Atkins Pickle Company

Atkins Pickle Company was the major industry in the town of Atkins (Pope County) for more than fifty years, and its legacy survives in the annual Picklefest celebration that began in 1992. The building that housed the pickle plant now houses Atkins Prepared Foods. The new company employs more people than the pickle plant did at its end, but it does not provide the same level of recognition for the town once dubbed the “Pickle Capital of the World” and known as the home of the fried dill pickle.

In 1946, a group of citizens led by Lee Cheek raised $17,000 for a loan to the Goldsmith Pickle Company of Chicago, which had agreed to invest $75,000 of its money if $15,000 was raised locally. The company purchased land and erected two buildings. The original facility also contained fifty-seven wooden tanks with a storage capacity of 1,000 bushels each. On July 17, 1946, a test run was made, and the Atkins Pickle Company plant began full operations a few days later with approximately 100 employees. The payroll had increased to 150 by August. The plant grew during the next two years. With W. W. Daugherty as field representative, the plant had contracts with 821 farmers for 1,200 acres of cucumbers. Roy Taylor, a vocational agriculture teacher, succeeded Daugherty as field manager in 1951 and continued in the position for several years.

When the plant failed to make a profit during its first two years, Goldsmith sold it to a group of Arkansas businessmen, including C. Hamilton Moses and Virgil Jackson, both of Little Rock (Pulaski County), and William Forrest Lemley of Russellville (Pope County). On February 28, 1951, it was purchased by a group headed by E. G. Watkins of Little Rock and his wife, who hired Robert Switzer as chemist. He developed many of the products that were important for the company’s growth. He developed pickled baby tomatoes, called “Tomolives,” and formulated the improved taste and crispness of fresh-pack sweet and dill pickles.

Several other ownership changes came during the 1950s and 1960s, until sales reached $2.4 million in 1962 and totaled $3.1 million by 1966. Switzer resigned in 1968 to organize a pickle company in New Mexico. Russell Dilks, who joined the company in 1964, was credited with improving sales techniques and the appearance of products. During the 1960s and 1970s, the company continued to buy products from small growers in Arkansas, Mississippi, and Texas, including some grown at the state prison farms. It had sales of $5 million, with major markets in Arkansas, Texas, Missouri, Tennessee, and Colorado.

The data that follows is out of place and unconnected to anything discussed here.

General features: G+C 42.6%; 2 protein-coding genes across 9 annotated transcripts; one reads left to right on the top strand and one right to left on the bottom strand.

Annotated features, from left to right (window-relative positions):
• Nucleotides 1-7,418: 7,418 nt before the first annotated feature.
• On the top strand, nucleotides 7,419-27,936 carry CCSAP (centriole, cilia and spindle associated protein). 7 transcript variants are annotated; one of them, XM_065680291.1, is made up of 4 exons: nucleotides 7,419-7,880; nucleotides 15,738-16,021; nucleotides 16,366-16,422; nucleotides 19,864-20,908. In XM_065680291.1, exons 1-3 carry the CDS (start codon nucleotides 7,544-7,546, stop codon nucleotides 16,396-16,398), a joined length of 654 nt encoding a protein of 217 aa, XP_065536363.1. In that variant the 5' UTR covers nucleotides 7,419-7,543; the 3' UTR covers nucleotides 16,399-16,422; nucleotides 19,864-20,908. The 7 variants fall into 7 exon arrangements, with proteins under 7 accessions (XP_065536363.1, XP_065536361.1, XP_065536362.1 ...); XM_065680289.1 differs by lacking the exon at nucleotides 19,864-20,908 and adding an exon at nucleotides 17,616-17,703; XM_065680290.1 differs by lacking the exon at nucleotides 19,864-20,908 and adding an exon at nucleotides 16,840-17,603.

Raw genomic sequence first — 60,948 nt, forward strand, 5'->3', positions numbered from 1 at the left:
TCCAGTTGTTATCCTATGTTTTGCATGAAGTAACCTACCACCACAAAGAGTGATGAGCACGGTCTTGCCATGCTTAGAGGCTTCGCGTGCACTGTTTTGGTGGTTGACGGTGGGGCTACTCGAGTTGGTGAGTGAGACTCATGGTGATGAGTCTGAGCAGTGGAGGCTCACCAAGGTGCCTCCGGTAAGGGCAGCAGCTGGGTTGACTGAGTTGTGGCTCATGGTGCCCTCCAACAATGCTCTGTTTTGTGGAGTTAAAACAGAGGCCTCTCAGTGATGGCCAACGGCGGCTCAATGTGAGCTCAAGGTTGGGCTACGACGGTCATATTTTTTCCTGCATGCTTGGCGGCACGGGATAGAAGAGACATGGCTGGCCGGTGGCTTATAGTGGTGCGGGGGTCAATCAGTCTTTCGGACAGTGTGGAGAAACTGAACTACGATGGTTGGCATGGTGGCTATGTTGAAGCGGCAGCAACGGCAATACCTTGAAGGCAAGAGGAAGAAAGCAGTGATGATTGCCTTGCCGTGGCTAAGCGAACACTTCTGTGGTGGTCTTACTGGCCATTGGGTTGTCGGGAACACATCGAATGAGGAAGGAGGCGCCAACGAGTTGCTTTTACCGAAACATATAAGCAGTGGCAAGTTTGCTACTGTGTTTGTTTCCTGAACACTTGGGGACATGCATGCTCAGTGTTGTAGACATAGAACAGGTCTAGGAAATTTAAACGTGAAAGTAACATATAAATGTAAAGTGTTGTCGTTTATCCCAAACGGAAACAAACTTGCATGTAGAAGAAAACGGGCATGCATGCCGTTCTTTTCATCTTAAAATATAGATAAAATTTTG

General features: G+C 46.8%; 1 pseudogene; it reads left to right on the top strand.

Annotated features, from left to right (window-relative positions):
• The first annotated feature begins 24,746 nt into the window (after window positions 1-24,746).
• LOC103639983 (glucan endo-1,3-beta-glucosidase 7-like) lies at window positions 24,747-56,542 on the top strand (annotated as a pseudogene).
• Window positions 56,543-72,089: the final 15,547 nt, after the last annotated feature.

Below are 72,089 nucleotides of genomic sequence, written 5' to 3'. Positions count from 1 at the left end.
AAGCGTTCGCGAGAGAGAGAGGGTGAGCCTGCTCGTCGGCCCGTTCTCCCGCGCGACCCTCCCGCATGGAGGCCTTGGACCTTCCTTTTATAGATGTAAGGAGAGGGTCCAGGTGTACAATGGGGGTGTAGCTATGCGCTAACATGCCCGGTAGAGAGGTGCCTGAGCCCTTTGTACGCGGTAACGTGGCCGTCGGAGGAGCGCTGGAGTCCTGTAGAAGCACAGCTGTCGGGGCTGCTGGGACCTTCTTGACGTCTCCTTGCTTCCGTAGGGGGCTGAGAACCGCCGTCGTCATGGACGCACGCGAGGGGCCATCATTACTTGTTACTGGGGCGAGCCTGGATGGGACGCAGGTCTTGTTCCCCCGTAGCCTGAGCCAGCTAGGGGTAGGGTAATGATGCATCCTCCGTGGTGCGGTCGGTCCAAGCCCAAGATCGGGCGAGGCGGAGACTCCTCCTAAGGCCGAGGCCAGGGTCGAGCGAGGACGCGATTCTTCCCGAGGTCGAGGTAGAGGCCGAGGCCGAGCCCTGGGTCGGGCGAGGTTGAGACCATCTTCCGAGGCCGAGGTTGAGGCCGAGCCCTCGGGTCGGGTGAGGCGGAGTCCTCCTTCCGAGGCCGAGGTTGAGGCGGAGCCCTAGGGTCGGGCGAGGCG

During the early years, the plant produced specialty items such as Tomolives, as well as pickled okra, peppers, and onions. Gift packs of these items were given to dignitaries visiting Arkansas. However, after Dean Foods bought the plant in 1983, it shifted production to varieties of pickles that could be mass produced, and sales soon reached more than $40 million. Employment was 400 to 500 during the early fresh-pack seasons. In 1992, the Atkins Picklefest was inaugurated, with the pickle plant being a major contributor and providing all the pickles as well as tours of the plant.

Dean Foods closed the plant in 2002 in the midst of a flooded market. Another factor in the plant’s closure was the purchase of Dean by Suiza Corporation. The company retained the Atkins trademark at first but has since discontinued its use. In 2004, the plant was turned over to Atkins Prepared Foods, a chicken processing plant.

For additional information:
Stewart, Shea. “What’s in a Pickle?” Arkansas Life (August 2014): pp. 8587. Online at (accessed September 8, 2022).

Tyson, Van A. “It Was a Going Jessie: Atkins Pickle Plant Manager for 19 Years Reflects on Its History.” Picklefest Supplement to Atkins Chronicle. May 14, 2002, p. 11.

———. “Switzer a Major Factor in the Atkins Pickle Development.” Picklefest Supplement to Atkins Chronicle. May 15, 2002, p. 16.

———. “Waiting for the Last Jar.” Picklefest supplement to Atkins Chronicle. May 15, 2002, p. 5.

“Welcome to Picklefest 2002.” Supplement to Atkins Chronicle. May 15, 2002.

Van A. Tyson
The Atkins Chronicle


    I lived in Arkansas for forty years and always purchased Atkins Polish Pickles. In Iowa I have not found any pickles as good as Atkins Polish Pickles. Do you know where I can find pickles as good as these? Is there a company that makes pickles with the same recipes as Atkins?

    June Cunhs

    I learned to love the Atkins pickle when I came to visit my sister in Clarksville. I always purchased from three to six gallons to bring home. I did not want to run out before my next trip to Arkansas. When the Atkins plant closed, I mourned the passing of a wonderful dill pickle. I have not had a good dill pickle since that plant closing. The only kind of dill pickle in Springfield is a kosher pickle, and I can’t stand a kosher pickle.

    Mrs. Mary Hunt

    I worked here for my first job ever. It was a summer job. The first summer, I was netting pickles primarily. I did the five-gallon room my first day and was overwhelmed. I was shocked, then with my first paycheck, I was pleased. Summer two: coordinator Susie Sills was working. They had me doing the topping one day, and she asked me if I liked it. So that was what I did that summer. The memories are not forgotten. Pickle Pride!!

    Derrick Hodges

    I was born in Caraway; Grand-dad’s place was in Black Oak across from the A.W. Root Beer. Been eatin’ Atkins pickles since 1954. We moved to the Ozarks, and PaPa would drive to Atkins and buy a case of Dills, Hot Dills, and Sweets three times a year just for the family.

    Hank Lowrey